With the help of a $4.5 million grant from businessman Laurence A. Tisch, the Children's Zoo was renovated and renamed the Tisch Children's Zoo in 1997. In 2009, the Allison Maher Stern Snow Leopard Exhibit opened, housing three snow leopards from the Bronx Zoo.

Hoax

A famous hoax at the zoo is also known as The Central Park Zoo Escape and the Central Park Menagerie Scare of 1874. It was a hoax perpetrated by James Gordon Bennett, Jr. in his newspaper, the New York Herald. The Herald's cover story claimed that there had been a mass escape of animals from the Central Park Zoo and several people had been killed by the free-roaming beasts. A rhinoceros was said to be the first escapee, goring his keeper to death and setting into motion the escape of other animals, including a polar bear, a panther, a Numidian lion, several hyenas, and a Bengal tiger.[6]

At the end of the lengthy article, which was divided across several pages of the newspaper, the following notice was the only indication that the story horrifying readers across the city was a hoax: "Of course, the entire story given above is a pure fabrication. Not one word of it is true." That was not enough to assuage critics, however, who accused Bennett of inciting panic when the extent of the hoax became widely known.[7] The authors later claimed their intent was merely to draw attention to inadequate safety precautions at the zoo and claimed to be surprised at the extent of the reaction to their story.[8][9][10]

Sea lion pool, as seen looking south toward Midtown Manhattan
Children's Zoo

Notable animals

  • In the early 20th century, Bill Snyder was hired at the zoo; he purchased Hattie, an elephant, in 1920.[11] Hattie died in 1922.[12]
  • Pattycake, a female western lowland gorilla, was born at the zoo in 1972 and was thus the first gorilla successfully born in captivity in New York. She moved to the Bronx Zoo in 1982, where she remained until her death in 2013.
  • Gus, a male polar bear, lived at the zoo from 1988 to 2013, when he had to be euthanized after being diagnosed with an inoperable tumor.[13]

Notes

  1. ^ "List of Accredited Zoos and Aquariums". aza.org. Association of Zoos and Aquariums. Retrieved 2010. 
  2. ^ Roy Rosenzweig and Elizabeth Blackmar, The Park and the People, 1992:340-49
  3. ^ Nycgovparks.org -Park Planning for Greater New York (1870-1898)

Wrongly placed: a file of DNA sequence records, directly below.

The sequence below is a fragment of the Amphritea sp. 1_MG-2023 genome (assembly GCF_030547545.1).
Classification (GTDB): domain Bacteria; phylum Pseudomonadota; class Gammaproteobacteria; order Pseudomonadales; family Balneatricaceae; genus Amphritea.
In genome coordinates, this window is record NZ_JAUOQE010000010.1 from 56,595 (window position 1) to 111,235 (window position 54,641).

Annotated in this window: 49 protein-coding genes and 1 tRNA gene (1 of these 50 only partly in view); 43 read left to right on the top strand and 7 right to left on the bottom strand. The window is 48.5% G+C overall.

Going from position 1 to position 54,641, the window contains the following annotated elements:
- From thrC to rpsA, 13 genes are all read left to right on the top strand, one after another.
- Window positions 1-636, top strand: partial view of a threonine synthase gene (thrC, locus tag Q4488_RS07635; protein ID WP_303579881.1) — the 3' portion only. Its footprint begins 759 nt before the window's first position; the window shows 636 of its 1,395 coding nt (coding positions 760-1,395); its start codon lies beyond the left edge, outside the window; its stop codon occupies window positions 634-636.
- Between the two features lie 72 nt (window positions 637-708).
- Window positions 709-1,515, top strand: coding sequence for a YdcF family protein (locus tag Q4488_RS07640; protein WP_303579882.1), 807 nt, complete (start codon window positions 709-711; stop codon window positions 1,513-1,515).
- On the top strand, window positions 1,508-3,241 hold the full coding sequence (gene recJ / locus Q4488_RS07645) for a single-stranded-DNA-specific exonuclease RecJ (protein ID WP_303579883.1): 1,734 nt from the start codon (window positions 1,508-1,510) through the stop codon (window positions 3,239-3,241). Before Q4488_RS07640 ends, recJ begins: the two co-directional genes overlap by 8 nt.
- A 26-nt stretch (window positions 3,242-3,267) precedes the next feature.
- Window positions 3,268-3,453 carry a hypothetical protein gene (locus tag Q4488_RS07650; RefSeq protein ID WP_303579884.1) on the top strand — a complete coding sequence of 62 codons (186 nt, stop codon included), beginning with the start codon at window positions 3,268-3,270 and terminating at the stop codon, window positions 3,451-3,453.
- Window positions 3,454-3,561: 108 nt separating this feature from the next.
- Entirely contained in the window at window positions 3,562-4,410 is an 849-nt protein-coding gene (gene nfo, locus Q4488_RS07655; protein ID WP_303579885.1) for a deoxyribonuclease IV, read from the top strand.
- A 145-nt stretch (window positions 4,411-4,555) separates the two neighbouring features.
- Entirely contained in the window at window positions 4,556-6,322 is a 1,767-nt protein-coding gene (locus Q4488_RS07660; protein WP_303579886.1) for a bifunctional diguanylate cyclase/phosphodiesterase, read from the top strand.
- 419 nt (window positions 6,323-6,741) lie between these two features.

4. ^ Anderson, Susan Heller. "Making Home Sweet For Central Park Zoo Animals", The New York Times, April 5, 1987. Accessed October 25, 2007.
  5. ^ Anderson, Susan Heller. "At Last, a Joy for All Ages: Central Park Zoo Is Back", The New York Times, August 9, 1988. Accessed October 25, 2007.
  6. ^ Hampton Sides (4 August 2014). In the Kingdom of Ice: The Grand and Terrible Polar Voyage of the USS Jeannette. Knopf Doubleday Publishing Group. 
  7. ^ "The Central Park Zoo Escape, 1874". Museum of Hoaxes. Retrieved 2014. 
  8. ^ Thomas Connery, "A Famous Newspaper Hoax." Harper's Weekly (June 3, 1893)
  9. ^ Fred Fedler, Media Hoaxes. Iowa State University Press, 1989 ISBN 0-8138-1117-1
  10. ^ Alex Boese, "The Central Park Zoo Escape." Museum of Hoaxes
  11. ^ "Her Cleverness is a Revelation to Trainers. Why, She Understands English" (PDF). New York Times Magazine. June 19, 1904. Retrieved . 
  12. ^ "Hattie, Central Park Elephant, Dies. News Hidden to Keep Sad Away" (PDF). New York Times. November 20, 1922. Retrieved . Hattie is dead. Central Park's pet elephant succumbed on Saturday afternoon to the Illness against which she had fought for more a than a week. Unwilling that thousands of children who had loved the frolicsome pachyderm and ... 
  13. ^ "Gus, New York's Most Famous Polar Bear, Dies at 27". NY Times. Retrieved 2013. 

References

  • WPA Guide to New York City, 1939, reprinted 1982, p. 352
  • Roy Rosenzweig and Elizabeth Blackmar, The Park and the People 1992
  • Clinton H. Keeling, Skyscrapers and Sealions. Clam Publications, Guildford (Surrey), 2002.
  • Joan Scheier, The Central Park Zoo. Arcadia Publishing, Portsmouth (New Hampshire), 2002.

External links


  This article uses material from the Wikipedia page available here. It is released under the Creative Commons Attribution-Share-Alike License 3.0.